If you bought Lockheed Martin Corp (LMT) on the April (into May) dip this year, between $85 and $90, you've done pretty well with your investment thus far. But, now may be time to consider exiting your position while there's still pressure in the cabin. You've already lost about six bucks per share since the partial government shutdown began last Monday at midnight and even more since coming off the mid September high of $131.60 as the aviation giant's shares closed Friday at $122.50.
If you entered your LMT position near the mid September high, consider it now a hold and look eagerly toward an end of government gamesmanship.
Things don't appear to be getting better for the country's number one defense contractor anytime soon as it's set to furlough some 3,000 workers today (Monday) who work mainly in government facilities - and whose jobs rely on federal inspectors doing their jobs (which they're not able), according to a report on Bloomberg.com and confirmed by CEO Marillyn A. Hewson who also added, the number of furloughed Lockheed employees could grow by the week as a partial government shutdown drags on.
The Bethesda, Maryland-based aviation manufacturer received $36.9 billion in federal contracts in fiscal 2012, according to a Bloomberg Government study. (U.S. fiscal 2012 ended September 30, 2012.)
The shutdown is negatively affecting the development and testing of Lockheed's F-35 Fighter Jet, according to Air Force General Lieutenant Christopher Bogden, the Pentagon's overseer of the $391.2 billion F-35 program. Flight tests have been hampered, and aircraft deliveries are also at risk, he said in a statement, according to the Bloomberg report.
The overlying problem facing the financial health of all defense contractors dealing with the partial government shutdown is the absence of government inspectors whose job it is to monitor ongoing manufacturing processes on a daily basis. The longer Democrats and Republicans game each other in Washington, dragging out the impasse, the worse it will bode for defense contractors and their employees, and potentially for investors across most sectors.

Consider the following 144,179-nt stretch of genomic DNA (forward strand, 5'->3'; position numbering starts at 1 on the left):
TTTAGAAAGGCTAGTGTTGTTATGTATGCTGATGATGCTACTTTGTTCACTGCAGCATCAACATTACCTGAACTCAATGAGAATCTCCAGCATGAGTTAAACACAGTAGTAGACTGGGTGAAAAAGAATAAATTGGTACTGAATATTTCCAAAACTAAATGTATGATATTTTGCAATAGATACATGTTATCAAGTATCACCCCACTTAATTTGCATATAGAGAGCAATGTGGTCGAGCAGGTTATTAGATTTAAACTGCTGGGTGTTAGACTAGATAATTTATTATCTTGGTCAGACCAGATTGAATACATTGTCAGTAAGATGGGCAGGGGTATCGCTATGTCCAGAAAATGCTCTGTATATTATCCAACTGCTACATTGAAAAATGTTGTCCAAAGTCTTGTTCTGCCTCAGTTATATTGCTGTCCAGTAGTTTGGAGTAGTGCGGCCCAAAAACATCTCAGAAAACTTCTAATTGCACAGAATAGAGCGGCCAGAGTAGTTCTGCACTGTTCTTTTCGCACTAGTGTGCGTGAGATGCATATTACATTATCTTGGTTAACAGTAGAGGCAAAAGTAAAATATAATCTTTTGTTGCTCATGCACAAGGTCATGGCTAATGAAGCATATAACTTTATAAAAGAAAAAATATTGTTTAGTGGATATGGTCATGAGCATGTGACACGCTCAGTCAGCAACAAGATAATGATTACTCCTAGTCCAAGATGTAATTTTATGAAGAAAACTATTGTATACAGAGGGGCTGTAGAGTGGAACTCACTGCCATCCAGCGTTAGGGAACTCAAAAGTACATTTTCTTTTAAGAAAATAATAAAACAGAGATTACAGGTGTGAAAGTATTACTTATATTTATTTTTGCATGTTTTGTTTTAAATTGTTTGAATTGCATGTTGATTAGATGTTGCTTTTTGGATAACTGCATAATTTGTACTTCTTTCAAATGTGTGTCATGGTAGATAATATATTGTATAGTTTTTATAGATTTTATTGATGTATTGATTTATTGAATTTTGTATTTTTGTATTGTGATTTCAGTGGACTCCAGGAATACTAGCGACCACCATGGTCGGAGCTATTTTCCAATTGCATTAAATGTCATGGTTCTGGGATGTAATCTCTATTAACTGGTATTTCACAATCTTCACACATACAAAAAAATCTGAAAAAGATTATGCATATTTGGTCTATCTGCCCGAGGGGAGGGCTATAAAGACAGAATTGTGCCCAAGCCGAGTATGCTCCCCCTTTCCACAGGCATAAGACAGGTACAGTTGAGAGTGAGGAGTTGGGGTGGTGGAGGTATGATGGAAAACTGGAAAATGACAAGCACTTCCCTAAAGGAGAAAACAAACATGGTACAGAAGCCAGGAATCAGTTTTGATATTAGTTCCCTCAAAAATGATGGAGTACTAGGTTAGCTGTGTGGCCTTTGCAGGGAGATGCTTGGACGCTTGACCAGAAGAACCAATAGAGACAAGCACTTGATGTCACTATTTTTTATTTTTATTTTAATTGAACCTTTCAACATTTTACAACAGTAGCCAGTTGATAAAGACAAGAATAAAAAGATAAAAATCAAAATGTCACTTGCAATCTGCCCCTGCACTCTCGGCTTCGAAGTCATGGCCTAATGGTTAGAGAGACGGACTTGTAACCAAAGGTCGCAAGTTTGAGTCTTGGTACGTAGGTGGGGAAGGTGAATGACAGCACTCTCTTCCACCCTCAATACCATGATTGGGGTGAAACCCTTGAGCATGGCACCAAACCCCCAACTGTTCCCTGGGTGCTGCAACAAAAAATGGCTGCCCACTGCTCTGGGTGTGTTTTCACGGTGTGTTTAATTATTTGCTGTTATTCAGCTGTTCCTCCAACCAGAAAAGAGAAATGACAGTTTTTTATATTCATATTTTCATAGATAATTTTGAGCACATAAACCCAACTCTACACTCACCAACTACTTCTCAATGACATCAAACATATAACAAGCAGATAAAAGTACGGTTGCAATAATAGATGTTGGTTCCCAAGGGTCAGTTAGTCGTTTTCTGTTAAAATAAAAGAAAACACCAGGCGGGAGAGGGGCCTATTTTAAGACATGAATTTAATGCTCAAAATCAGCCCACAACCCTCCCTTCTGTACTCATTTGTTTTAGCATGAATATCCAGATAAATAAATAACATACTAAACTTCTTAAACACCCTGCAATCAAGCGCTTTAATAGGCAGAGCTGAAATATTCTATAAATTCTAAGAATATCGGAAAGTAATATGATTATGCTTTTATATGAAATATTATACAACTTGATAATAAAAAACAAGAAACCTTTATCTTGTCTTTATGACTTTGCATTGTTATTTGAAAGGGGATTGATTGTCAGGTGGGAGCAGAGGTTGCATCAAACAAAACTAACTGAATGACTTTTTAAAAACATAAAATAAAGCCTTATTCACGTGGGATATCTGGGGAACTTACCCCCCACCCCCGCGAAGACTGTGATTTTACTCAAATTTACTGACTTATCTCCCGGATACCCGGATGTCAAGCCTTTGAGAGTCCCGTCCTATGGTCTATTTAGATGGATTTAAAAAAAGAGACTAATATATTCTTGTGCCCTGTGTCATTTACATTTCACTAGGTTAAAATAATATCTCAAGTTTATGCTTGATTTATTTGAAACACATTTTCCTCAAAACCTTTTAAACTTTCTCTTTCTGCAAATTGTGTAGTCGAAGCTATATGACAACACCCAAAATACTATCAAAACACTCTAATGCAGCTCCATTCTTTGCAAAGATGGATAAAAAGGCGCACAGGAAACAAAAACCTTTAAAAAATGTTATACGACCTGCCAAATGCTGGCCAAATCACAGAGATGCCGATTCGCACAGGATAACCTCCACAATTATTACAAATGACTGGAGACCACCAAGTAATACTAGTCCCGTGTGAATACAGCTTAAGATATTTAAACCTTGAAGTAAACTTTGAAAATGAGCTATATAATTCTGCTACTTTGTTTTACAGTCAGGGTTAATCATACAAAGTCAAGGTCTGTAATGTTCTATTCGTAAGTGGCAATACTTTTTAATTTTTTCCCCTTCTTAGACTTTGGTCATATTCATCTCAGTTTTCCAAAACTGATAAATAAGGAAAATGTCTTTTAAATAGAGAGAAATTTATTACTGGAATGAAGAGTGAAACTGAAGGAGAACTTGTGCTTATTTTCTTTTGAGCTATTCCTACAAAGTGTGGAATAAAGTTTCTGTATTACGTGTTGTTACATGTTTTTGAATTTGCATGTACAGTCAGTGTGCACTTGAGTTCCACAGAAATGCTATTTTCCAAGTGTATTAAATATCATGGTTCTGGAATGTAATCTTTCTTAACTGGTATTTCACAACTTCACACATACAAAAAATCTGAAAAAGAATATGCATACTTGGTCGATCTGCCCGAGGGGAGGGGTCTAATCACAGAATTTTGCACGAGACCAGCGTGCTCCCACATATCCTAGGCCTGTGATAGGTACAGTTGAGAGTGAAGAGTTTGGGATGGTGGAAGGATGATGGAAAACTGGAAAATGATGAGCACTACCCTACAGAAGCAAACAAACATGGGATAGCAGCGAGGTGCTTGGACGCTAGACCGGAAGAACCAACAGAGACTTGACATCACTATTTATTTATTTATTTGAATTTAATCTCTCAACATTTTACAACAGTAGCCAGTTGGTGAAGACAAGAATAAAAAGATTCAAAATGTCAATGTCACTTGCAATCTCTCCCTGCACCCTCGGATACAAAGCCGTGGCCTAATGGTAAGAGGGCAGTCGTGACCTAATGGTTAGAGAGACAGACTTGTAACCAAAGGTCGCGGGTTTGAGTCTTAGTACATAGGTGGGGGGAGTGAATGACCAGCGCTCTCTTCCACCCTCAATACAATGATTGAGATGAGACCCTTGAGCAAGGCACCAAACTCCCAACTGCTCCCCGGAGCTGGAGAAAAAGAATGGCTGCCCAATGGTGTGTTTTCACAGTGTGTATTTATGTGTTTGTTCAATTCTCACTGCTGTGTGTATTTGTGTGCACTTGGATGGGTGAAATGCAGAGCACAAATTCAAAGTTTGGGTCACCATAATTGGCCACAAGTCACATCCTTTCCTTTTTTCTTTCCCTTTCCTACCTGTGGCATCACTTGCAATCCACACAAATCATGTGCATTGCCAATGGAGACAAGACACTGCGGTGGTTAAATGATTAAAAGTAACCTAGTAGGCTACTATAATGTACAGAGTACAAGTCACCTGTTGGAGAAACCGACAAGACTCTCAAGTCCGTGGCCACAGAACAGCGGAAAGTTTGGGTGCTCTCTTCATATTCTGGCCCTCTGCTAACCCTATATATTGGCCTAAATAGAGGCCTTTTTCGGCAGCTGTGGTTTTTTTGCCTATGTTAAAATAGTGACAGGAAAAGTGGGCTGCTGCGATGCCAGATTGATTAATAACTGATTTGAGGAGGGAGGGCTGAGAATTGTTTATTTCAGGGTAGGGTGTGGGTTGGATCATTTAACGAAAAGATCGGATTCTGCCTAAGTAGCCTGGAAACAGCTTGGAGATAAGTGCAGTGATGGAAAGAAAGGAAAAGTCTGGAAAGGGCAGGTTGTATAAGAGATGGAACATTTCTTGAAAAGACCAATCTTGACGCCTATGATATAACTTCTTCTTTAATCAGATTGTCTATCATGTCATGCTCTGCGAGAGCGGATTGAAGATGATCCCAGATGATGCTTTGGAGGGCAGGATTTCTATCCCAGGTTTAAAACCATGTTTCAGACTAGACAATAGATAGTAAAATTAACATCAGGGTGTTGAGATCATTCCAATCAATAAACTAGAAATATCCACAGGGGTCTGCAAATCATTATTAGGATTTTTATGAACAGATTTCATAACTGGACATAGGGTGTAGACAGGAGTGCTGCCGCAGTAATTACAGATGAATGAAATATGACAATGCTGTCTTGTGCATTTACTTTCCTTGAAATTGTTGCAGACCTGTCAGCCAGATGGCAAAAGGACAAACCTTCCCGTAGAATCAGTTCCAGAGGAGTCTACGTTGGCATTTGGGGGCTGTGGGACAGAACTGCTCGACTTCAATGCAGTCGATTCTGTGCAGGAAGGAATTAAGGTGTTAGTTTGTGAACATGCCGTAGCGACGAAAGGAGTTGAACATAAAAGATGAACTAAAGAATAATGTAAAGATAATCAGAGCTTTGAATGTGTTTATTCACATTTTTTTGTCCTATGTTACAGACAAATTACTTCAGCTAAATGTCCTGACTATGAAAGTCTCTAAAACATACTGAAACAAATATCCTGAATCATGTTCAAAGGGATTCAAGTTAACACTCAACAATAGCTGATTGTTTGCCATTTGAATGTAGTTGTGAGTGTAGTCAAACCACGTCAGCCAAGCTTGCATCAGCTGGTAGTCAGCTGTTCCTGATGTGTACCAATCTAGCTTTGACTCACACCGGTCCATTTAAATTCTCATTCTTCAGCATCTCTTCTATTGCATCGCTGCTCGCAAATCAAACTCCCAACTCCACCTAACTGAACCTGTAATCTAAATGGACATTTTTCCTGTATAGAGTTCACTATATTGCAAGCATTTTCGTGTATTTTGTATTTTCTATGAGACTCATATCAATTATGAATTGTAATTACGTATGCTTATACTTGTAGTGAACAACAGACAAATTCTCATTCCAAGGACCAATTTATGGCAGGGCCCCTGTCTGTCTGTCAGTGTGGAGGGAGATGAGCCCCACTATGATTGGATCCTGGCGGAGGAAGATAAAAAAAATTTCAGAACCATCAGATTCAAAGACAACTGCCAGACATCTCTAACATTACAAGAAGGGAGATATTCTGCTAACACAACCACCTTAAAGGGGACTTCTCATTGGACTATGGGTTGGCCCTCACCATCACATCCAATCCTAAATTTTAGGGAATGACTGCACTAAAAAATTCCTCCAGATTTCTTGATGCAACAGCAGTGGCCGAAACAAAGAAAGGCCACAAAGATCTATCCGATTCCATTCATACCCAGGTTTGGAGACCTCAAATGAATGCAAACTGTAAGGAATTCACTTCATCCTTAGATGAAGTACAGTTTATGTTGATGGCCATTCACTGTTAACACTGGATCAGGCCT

The second largest U.S. defense contractor, The Boeing Company (BA) is also starting to feel the effects of the partial government shutdown concerning its workers in government facilities.
BA's stock, closing on a gain Friday up almost $2 per share to $117.20 (near its 52 week high of $120.38), is outperforming Lockheed Martin and other peers despite recent bad press and investor concern over highly publicized battery defect issues (since resolved) in its Dreamliner 787 aircraft, is on the verge of at least "limited furloughs" of employees next week.
The company, in protecting its $30.3 billion in defense contracts awarded in fiscal 2012 needing to be careful to maneuver correctly, may simply be hand tied by government dysfunction.
"We expect more consequences could emerge in the coming days, including limited furloughs of employees in some areas," said company spokesman, Dan Beck.
Arlington, Virginia based trade group, The Aerospace Trade Association, which counts Lockheed and Boeing among its members as well as the 13th ranked defense contractor, with a $4 billion fiscal 2012 contract, Booz Allen Hamilton Holding Corp (BAH) - trading at $18.89 Friday - is reassigning some employees and giving others the option to take paid leave; tens of thousands of defense workers face being forced off their jobs without pay.
The trade group referred to as The Aerospace Trade Association in the Bloomberg report - integrally involved in domestic aviation who also call themselves The Aerospace Industries Association on their website - has recently published this statement there in response to the partial government shutdown,
If we don't keep moving forward on modernization with adequate funding for new technologies and capabilities our nation's air transportation system will be overcome by growing demand.
attributed to AIA President and CEO Marion C. Blakey in a panel discussion. In this writer's opinion, that statement is something for investors to ponder.
Marion C. Blakey, according to the Bloomberg report also said,
Shutting down the government has been a tragic mistake.
Due diligence in any investment is strongly advised.